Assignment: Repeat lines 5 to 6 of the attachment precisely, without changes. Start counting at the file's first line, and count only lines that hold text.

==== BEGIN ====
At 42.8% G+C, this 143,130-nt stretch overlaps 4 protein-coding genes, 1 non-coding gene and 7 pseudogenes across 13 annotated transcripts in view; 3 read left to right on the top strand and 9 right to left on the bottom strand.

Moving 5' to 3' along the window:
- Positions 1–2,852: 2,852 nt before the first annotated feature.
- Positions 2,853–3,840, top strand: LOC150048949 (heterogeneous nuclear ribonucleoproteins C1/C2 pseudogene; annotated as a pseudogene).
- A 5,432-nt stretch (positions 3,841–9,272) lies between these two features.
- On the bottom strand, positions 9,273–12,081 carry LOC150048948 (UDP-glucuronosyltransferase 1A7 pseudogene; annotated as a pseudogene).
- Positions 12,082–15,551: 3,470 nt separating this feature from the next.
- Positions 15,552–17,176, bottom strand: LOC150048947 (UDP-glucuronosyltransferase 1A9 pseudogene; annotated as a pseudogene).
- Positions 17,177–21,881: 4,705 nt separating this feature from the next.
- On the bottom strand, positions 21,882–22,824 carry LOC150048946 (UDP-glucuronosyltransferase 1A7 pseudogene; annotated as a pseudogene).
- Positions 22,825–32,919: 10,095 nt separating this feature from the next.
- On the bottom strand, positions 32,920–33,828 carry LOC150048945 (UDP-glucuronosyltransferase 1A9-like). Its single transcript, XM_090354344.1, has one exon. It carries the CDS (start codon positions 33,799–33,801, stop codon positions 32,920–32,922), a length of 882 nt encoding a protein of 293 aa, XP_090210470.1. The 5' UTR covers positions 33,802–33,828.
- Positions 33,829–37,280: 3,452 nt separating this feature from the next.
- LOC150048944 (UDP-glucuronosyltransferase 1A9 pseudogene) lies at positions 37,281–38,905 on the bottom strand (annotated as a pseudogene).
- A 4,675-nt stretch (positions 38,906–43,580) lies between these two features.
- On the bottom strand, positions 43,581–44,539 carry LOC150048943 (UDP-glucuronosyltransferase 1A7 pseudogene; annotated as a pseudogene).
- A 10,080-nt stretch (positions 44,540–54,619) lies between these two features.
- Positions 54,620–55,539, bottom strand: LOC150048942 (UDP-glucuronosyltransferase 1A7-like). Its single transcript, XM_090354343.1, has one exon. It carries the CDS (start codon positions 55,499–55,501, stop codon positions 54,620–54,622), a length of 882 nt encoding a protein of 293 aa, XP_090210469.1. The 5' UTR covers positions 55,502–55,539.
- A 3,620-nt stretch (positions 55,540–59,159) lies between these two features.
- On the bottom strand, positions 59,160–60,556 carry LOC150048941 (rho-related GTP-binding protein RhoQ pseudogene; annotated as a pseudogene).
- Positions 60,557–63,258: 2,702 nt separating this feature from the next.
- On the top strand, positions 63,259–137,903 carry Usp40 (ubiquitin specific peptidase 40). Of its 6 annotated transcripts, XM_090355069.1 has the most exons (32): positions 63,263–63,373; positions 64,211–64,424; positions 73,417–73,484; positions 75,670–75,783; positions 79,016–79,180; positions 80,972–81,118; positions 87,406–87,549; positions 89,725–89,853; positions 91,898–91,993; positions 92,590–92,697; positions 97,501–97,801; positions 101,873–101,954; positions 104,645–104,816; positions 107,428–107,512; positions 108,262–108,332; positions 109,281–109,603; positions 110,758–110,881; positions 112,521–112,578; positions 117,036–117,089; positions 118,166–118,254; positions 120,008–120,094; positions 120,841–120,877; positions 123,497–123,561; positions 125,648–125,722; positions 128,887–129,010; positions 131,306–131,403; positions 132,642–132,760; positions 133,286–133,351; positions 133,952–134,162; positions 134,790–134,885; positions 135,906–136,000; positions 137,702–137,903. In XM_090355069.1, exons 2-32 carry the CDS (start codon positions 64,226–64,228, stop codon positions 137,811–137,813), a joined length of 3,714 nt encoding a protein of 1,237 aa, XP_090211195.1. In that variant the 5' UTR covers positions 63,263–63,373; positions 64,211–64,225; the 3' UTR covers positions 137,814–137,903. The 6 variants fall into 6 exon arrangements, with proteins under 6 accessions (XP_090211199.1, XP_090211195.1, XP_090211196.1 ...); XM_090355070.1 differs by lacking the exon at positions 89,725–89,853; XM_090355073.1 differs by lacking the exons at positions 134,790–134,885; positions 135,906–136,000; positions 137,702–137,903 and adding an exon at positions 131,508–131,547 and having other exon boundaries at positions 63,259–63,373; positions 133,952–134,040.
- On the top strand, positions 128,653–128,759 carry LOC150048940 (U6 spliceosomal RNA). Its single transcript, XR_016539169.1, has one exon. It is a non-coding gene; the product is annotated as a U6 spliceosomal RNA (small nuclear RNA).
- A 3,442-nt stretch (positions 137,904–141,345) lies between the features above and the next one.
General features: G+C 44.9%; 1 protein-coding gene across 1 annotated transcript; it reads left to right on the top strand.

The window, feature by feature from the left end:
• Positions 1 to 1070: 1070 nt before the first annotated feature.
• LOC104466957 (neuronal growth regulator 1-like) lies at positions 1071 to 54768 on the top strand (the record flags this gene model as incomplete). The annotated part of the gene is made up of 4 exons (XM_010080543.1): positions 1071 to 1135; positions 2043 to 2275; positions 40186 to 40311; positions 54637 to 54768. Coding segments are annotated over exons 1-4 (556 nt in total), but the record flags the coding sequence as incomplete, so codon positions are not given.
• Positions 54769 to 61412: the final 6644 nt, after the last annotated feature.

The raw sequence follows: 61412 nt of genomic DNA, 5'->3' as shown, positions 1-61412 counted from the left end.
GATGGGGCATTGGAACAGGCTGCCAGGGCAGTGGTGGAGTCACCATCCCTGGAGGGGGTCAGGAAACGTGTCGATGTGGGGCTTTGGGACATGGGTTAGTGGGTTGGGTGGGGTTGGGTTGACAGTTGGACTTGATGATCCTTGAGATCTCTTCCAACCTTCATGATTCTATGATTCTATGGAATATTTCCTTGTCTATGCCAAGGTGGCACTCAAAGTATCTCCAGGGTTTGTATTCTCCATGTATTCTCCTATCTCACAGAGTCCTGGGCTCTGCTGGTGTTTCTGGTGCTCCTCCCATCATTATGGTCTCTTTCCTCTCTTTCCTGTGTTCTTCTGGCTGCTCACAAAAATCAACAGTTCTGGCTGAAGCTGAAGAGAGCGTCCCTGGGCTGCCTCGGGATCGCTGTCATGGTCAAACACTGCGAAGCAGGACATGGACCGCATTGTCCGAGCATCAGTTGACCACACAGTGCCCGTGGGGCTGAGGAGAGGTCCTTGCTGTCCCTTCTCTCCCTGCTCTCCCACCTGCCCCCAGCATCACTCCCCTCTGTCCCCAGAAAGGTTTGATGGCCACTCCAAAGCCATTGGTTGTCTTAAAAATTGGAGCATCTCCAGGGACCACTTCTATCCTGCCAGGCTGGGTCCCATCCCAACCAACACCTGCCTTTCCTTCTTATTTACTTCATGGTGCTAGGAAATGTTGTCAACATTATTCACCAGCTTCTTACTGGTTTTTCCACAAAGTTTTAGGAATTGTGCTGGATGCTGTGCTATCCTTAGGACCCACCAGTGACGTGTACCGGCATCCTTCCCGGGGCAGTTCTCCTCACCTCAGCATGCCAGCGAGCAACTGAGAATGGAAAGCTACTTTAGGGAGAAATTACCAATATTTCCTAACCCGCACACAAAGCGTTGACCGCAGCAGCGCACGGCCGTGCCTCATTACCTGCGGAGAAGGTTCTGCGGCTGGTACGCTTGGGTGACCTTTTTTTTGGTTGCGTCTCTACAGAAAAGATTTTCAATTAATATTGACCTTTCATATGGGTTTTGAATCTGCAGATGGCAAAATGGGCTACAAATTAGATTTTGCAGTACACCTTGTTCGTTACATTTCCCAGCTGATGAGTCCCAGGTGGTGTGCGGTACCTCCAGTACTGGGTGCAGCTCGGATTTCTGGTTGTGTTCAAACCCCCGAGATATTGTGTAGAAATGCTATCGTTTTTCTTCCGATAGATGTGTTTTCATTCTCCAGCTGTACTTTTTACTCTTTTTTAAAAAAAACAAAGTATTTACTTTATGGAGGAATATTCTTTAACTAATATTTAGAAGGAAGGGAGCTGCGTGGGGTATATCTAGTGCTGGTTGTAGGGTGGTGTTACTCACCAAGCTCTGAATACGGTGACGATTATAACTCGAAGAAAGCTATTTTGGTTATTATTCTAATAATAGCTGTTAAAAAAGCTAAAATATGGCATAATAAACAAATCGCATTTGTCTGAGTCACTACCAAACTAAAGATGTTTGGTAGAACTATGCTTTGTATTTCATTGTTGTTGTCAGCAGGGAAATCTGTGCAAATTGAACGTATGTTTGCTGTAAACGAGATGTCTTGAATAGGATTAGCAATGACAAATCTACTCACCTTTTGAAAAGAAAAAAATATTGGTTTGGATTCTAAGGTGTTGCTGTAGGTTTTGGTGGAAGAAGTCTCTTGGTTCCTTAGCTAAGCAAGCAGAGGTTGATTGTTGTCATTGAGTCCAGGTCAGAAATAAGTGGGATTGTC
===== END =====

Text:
- A 5,432-nt stretch (positions 3,841–9,272) lies between these two features.
- On the bottom strand, positions 9,273–12,081 carry LOC150048948 (UDP-glucuronosyltransferase 1A7 pseudogene; annotated as a pseudogene).